Turns out that one of my favorite sites (Reddit) stored plain text passwords on a database. The reddit database recently was stolen, and now whoever stole it has all the passwords to reddit. The rationale for this was:
Personally, I prefer the convenience of being having my passwords emailed to me when I forget, which happens from time to time since I use difference passwords everywhere.
Not hashing was a design decision we made in the beginning, and it didn't stem from irresponsibility-- it stemmed from a decision to provide functionality that I liked.
It bit us in the ass this time, and we are truly sorry for it. The irresponsibility (and there is some) was allowing our data to get nabbed.
So the convenience of emailing a password when you forget it is what caused the developers to keep the passwords in the open.
Now, I do not particularly care if my reddit password is stolen. I have a policy of using a different password for every site that wants me to create an account with them. I use wildly different passwords for each site that I register with, so I manage to limit my exposure by limiting the damage to that particular site.
But many of my friends use combinations of "the same password everywhere" (specially the non-technical), "the password with the site name" (slightly more technical), "three tiers of passwords: weak, normal and high-security".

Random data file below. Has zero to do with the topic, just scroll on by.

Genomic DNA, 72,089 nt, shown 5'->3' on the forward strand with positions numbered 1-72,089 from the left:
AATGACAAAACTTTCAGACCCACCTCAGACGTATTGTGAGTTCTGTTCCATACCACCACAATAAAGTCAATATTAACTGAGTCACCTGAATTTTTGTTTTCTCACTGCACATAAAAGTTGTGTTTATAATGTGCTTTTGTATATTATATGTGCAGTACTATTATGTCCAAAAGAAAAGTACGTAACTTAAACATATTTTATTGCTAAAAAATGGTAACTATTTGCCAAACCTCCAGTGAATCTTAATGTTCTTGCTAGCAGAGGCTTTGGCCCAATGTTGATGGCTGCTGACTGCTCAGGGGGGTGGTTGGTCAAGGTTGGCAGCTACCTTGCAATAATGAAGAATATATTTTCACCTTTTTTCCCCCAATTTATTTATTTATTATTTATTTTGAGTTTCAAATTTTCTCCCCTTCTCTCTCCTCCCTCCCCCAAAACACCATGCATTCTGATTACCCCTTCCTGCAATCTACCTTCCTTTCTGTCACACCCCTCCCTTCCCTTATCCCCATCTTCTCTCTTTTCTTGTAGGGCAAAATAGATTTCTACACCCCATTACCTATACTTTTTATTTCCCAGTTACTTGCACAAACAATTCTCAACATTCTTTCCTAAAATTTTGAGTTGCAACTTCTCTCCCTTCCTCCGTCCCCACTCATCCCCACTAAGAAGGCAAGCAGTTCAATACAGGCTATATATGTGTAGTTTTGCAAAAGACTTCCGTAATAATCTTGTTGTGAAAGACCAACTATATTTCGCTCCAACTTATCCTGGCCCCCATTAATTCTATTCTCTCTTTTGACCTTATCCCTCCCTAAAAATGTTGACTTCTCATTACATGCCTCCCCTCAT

Everyone in those groups is vulnerable to have their password cracked open on other sites. Not good.
But the second realization that I had is that this practice is incredibly common. In the last month I have probably requested to "recover my password" from six or seven sites and at least two of them sent me back my original password. I remember thinkin "Oh, that is handy, am glad I did not have to go through a reset password process". Only now I realize that these sites are basically exposing my password to the world. This is not a phenomenon limited to reddit, it is incredibly common.
Here is a tutorial on how to implement this correctly on your web site: Don't let password recovery keep you from protecting your users. If you are using ASP.NET, the Membership infrastructure will take care of this for you.
Server folks also need to use stronger encryption mechanisms. As Jeff points out on his Rainbow Hash Cracking
You should use a differnet password for each site that you visit. Even if you knew the site you visit will not store the password in plain text (and there is no way of finding out) these days tools to crack passwords take advantage of available memory and disk space to crack stuff rapidly. See Jeff Artwood's Rainbow Hash Cracking post where he installs Ophcrack (open source software, available for most platforms) and cracks most "strong" passwords in a matter of minutes.
Windows has a couple of tools that can keep your passwords encrypted. It would be nice if someone wrote a nice UI for this for Unix. The gnome-keyring is a step in the right direction, but the UI (gnome-keyring-manager) is not really designed for end users to use. It is more of a front-end to the password backend for the desktop.
We need to make this kind of tool pervasive on all of the desktop systems (and Mozilla remembering passwords is not enough to be practical).
Update: Jensen Somers in the comments points us to Revelation a tool for the Gnome desktop that does this.
Posted on 09 Sep 2007